TEACHERS ARE being advised to keep on the alert after a spate of TB outbreaks have affected staff and pupils in British schools.
With seven infections in schools reported so far this year, others have been warned that the biggest killer of the Victorian era is back.
Tuberculosis is not highly infectious and is easily treatable in the early stages but is potentially fatal if it remains undiagnosed.
A 13 year-old schoolgirl died in Southampton two years ago after doctors failed to identify the disease. Symptoms include persistent coughing, weight loss and night sweats. The disease ravaged crowded towns and cities in nineteenth century Britain. But as standards of living improved, deaths from TB fell. The BCG vaccination was introduced here in 1953.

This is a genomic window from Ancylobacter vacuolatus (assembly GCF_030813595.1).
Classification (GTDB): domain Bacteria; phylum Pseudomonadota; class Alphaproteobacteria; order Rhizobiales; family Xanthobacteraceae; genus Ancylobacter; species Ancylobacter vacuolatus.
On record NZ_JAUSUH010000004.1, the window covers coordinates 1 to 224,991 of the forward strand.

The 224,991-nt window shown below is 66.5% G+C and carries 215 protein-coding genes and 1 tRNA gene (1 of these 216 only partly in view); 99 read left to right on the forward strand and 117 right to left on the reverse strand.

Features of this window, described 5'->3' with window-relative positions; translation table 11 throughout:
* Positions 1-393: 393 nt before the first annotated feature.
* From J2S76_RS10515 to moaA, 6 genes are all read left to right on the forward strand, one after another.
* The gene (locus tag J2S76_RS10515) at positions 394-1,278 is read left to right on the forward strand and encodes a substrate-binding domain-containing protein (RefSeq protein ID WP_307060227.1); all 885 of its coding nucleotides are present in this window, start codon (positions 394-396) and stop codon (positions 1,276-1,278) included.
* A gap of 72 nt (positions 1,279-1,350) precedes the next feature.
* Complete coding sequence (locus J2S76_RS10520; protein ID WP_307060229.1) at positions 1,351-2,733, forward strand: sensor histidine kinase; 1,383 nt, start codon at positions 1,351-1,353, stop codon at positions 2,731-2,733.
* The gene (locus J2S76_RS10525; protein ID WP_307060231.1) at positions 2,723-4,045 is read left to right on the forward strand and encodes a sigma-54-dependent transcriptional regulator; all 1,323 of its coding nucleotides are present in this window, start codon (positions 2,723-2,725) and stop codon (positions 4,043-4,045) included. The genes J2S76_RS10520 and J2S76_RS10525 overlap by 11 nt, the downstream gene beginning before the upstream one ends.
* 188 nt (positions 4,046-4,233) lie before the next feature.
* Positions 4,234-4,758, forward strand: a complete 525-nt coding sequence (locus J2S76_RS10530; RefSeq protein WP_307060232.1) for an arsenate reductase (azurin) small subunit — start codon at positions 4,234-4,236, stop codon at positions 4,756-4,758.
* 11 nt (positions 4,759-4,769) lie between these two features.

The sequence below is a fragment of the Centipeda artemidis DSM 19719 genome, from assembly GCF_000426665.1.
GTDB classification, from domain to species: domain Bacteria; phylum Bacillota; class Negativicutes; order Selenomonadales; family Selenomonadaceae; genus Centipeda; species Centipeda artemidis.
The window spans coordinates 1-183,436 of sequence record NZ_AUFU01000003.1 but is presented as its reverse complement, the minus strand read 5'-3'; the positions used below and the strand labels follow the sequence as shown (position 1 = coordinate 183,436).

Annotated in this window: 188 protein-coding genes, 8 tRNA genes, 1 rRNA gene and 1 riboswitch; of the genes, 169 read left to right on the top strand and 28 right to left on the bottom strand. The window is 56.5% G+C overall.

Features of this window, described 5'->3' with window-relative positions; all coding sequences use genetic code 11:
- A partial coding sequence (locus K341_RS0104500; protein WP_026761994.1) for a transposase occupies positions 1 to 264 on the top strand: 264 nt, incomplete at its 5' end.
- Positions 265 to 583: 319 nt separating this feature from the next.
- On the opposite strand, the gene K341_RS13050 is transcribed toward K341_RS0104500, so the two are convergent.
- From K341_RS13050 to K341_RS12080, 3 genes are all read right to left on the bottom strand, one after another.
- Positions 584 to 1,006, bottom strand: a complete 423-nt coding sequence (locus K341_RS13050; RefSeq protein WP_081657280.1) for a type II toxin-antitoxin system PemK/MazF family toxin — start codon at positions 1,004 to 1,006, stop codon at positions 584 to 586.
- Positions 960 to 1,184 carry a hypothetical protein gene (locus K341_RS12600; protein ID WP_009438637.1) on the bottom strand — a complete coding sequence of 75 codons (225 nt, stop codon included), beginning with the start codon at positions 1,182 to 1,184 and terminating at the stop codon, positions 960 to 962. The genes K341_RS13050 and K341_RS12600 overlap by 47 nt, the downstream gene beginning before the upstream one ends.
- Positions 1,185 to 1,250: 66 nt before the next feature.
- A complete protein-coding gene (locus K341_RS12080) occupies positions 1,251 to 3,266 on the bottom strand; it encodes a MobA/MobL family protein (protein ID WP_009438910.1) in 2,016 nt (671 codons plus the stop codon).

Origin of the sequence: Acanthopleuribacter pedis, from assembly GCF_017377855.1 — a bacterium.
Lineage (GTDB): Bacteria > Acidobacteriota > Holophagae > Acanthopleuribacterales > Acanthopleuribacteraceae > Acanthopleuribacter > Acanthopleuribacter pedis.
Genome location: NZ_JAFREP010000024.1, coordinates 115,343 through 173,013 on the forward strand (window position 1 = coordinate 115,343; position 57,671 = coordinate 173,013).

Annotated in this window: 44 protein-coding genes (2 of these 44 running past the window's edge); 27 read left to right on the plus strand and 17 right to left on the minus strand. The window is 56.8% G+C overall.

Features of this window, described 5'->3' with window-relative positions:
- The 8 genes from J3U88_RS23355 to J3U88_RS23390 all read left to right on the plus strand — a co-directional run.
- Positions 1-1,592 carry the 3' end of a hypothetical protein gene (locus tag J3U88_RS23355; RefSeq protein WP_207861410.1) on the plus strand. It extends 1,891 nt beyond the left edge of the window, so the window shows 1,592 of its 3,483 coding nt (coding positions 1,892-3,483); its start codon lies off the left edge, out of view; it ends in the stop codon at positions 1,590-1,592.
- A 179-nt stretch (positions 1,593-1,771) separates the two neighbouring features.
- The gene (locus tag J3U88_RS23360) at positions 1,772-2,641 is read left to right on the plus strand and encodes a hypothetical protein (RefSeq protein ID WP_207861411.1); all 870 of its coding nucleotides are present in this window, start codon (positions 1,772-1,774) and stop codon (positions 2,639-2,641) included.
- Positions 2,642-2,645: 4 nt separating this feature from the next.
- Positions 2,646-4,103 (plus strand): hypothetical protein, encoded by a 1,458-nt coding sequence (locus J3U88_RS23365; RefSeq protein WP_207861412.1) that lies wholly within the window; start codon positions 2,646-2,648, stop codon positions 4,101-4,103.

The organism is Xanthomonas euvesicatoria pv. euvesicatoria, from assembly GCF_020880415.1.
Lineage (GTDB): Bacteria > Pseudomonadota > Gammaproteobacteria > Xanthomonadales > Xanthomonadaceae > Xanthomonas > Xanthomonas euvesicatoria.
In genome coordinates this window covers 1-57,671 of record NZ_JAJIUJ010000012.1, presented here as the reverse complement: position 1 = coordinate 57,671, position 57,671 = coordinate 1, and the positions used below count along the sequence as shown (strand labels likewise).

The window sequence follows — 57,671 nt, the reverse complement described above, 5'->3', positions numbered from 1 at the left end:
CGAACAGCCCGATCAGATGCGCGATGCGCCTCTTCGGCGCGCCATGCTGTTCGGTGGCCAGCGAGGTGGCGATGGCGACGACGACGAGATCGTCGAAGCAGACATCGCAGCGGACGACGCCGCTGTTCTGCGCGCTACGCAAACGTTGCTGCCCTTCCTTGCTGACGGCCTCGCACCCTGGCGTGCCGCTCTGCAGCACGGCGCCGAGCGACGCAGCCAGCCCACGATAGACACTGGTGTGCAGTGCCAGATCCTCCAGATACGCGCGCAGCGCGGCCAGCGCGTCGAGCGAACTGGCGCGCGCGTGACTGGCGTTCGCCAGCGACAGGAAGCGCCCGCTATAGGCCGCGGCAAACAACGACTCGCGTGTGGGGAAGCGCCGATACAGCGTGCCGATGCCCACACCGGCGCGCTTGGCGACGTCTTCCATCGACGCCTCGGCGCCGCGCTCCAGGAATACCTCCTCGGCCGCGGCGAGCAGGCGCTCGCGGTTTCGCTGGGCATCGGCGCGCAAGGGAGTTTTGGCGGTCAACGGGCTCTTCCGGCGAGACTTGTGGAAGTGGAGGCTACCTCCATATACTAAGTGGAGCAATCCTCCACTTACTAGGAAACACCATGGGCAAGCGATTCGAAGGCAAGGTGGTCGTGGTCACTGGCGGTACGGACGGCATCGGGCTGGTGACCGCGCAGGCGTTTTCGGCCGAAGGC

For most of the 1990s, infections remained below 6,000 a year , but by 2005 the number had crept up to 7,500. Yet in the same year, the Government's vaccination committee decided to phase out the BCG vaccine in all but the highest-risk areas. In Wales, after a spate of outbreaks, teachers are campaigning for its return.
Full report, page 16